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Prevalence of smear positive pulmonary tuberculosis and associated risk factors among prisoners in Hadiya Zone prison, Southern Ethiopia

Overview of attention for article published in BMC Research Notes, April 2016
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Title
Prevalence of smear positive pulmonary tuberculosis and associated risk factors among prisoners in Hadiya Zone prison, Southern Ethiopia
Published in
BMC Research Notes, April 2016
DOI 10.1186/s13104-016-2005-7
Pubmed ID
Authors

Terefe G. Fuge, Samuel Y. Ayanto

Abstract

People concentrated in congregated systems such as prisons, are important but often neglected reservoirs for tuberculosis transmission, and threaten those in the outside community. The condition is more serious in Africa particularly in Sub-Saharan Africa (SSA) due to its poor living conditions and ineffective health services. This study was conducted to determine the prevalence of smear positive pulmonary tuberculosis and associated risk factors among prisoners in Hadiya Zone prison. A cross-sectional survey was carried out from May to June 2013 in Hadiya Zone prison. Prison inmates who had history of cough for at least a week were included in the study. Three morning sputum samples were collected from suspected inmates and examined through compound light microscopy. The data obtained was analyzed using statistical software like Epidata and STATA. A total of 164 prisoners were included in the survey using active screening strategy and the point prevalence of smear positive pulmonary tuberculosis (PTB) in the prison was 349.2 per 100,000 populations; about three times higher than its prevalence in the general population. Even though lack of visit from family was the only variable identified as a risk factor for PTB (P = 0.029), almost all of the PTB positive cases were rural residents, farmers, male youngsters and those who shared cell with TB patients and chronically coughing persons as well as those who stayed in a cell that contains >100 inmates. There is high prevalence of TB in Hadiya Zone prison with possible active transmission of TB within the prison. The study also documented a number of factors which may facilitate exposures to TB though most of them are not significantly associated. Therefore, strong cooperation between prison authorities and the national tuberculosis control programmes is urgently required to develop locally appropriate interventions to reduce transmission.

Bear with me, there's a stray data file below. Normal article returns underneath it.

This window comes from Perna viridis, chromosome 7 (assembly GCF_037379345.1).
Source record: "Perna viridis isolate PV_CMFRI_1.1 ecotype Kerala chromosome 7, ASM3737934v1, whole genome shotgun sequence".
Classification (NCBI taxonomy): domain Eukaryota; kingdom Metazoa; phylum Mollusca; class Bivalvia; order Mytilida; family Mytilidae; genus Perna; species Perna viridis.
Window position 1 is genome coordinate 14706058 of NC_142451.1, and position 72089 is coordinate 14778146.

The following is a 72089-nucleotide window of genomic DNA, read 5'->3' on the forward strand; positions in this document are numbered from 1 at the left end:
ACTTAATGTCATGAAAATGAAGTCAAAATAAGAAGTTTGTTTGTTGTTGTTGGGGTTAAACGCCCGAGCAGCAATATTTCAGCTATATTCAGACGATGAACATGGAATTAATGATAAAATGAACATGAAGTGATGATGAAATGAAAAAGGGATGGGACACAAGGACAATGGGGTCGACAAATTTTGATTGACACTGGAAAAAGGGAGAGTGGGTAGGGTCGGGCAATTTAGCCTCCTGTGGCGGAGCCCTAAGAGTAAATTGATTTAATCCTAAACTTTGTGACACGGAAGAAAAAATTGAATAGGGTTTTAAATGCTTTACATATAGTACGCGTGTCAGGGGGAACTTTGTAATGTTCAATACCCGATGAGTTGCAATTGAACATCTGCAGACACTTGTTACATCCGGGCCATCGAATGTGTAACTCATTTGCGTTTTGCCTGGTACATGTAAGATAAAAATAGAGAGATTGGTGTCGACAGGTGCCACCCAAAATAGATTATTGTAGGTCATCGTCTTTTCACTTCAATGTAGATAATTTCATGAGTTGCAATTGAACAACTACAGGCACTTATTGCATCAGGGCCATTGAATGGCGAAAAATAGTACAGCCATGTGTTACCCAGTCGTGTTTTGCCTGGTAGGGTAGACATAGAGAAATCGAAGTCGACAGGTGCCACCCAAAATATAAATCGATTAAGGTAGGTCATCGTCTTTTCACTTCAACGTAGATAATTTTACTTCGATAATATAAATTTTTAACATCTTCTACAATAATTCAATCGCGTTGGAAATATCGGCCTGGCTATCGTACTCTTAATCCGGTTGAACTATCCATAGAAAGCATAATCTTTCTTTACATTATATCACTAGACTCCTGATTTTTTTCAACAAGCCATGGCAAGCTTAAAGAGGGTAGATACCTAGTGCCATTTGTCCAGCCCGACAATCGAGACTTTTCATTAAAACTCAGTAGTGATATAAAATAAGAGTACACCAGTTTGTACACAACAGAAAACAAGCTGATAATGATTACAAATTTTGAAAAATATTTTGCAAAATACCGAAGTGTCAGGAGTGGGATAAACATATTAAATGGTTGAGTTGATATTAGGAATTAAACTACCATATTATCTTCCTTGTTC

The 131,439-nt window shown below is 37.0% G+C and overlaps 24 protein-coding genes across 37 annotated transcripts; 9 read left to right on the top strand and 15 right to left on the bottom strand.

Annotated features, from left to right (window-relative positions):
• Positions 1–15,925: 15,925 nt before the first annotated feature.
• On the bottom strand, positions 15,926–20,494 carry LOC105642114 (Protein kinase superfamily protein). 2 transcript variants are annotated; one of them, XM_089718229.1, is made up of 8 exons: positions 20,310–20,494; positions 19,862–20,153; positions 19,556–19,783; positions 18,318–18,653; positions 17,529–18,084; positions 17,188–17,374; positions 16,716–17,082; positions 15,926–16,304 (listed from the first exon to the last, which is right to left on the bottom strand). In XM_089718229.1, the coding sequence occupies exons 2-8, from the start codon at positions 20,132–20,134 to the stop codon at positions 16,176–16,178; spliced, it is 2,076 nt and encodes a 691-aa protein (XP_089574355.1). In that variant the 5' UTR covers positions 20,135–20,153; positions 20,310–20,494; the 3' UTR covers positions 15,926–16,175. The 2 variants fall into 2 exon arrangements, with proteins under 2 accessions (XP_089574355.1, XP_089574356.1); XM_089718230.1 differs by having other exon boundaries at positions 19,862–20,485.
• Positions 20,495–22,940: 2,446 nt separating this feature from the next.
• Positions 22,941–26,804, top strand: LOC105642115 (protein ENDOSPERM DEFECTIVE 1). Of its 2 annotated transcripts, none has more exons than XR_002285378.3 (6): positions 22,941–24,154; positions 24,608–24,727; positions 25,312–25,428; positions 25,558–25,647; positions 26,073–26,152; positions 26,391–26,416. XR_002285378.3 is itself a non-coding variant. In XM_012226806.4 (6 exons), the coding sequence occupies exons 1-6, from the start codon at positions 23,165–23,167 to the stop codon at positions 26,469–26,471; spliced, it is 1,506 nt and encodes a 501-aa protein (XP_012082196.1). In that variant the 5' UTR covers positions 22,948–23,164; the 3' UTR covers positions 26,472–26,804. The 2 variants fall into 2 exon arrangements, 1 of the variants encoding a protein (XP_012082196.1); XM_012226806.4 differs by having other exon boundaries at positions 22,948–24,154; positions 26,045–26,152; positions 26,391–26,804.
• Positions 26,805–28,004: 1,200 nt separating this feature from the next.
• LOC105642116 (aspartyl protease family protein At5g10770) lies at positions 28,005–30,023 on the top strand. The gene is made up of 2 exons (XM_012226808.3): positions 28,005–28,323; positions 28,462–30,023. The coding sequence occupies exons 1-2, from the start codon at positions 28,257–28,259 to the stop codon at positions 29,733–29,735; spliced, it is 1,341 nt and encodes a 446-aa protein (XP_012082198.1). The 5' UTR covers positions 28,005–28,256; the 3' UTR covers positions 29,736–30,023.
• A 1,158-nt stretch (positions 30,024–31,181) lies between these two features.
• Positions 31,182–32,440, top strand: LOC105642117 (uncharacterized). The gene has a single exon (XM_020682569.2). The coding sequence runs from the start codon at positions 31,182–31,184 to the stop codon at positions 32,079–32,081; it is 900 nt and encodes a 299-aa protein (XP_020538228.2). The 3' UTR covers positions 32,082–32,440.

Twitter Demographics

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Mendeley readers

The data shown below were compiled from readership statistics for 119 Mendeley readers of this research output. Click here to see the associated Mendeley record.

Geographical breakdown

Country Count As %
Unknown 119 100%

Demographic breakdown

Readers by professional status Count As %
Student > Master 24 20%
Researcher 16 13%
Student > Ph. D. Student 8 7%
Other 7 6%
Student > Bachelor 6 5%
Other 19 16%
Unknown 39 33%
Readers by discipline Count As %
Medicine and Dentistry 34 29%
Nursing and Health Professions 13 11%
Social Sciences 6 5%
Agricultural and Biological Sciences 3 3%
Immunology and Microbiology 3 3%
Other 20 17%
Unknown 40 34%

Attention Score in Context

This research output has an Altmetric Attention Score of 1. This is our high-level measure of the quality and quantity of online attention that it has received. This Attention Score, as well as the ranking and number of research outputs shown below, was calculated when the research output was last mentioned on 04 April 2016.
All research outputs
#18,450,346
of 22,860,626 outputs
Outputs from BMC Research Notes
#3,018
of 4,267 outputs
Outputs of similar age
#219,909
of 300,331 outputs
Outputs of similar age from BMC Research Notes
#75
of 105 outputs
Altmetric has tracked 22,860,626 research outputs across all sources so far. This one is in the 11th percentile – i.e., 11% of other outputs scored the same or lower than it.
So far Altmetric has tracked 4,267 research outputs from this source. They typically receive a little more attention than average, with a mean Attention Score of 5.5. This one is in the 16th percentile – i.e., 16% of its peers scored the same or lower than it.
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We're also able to compare this research output to 105 others from the same source and published within six weeks on either side of this one. This one is in the 13th percentile – i.e., 13% of its contemporaries scored the same or lower than it.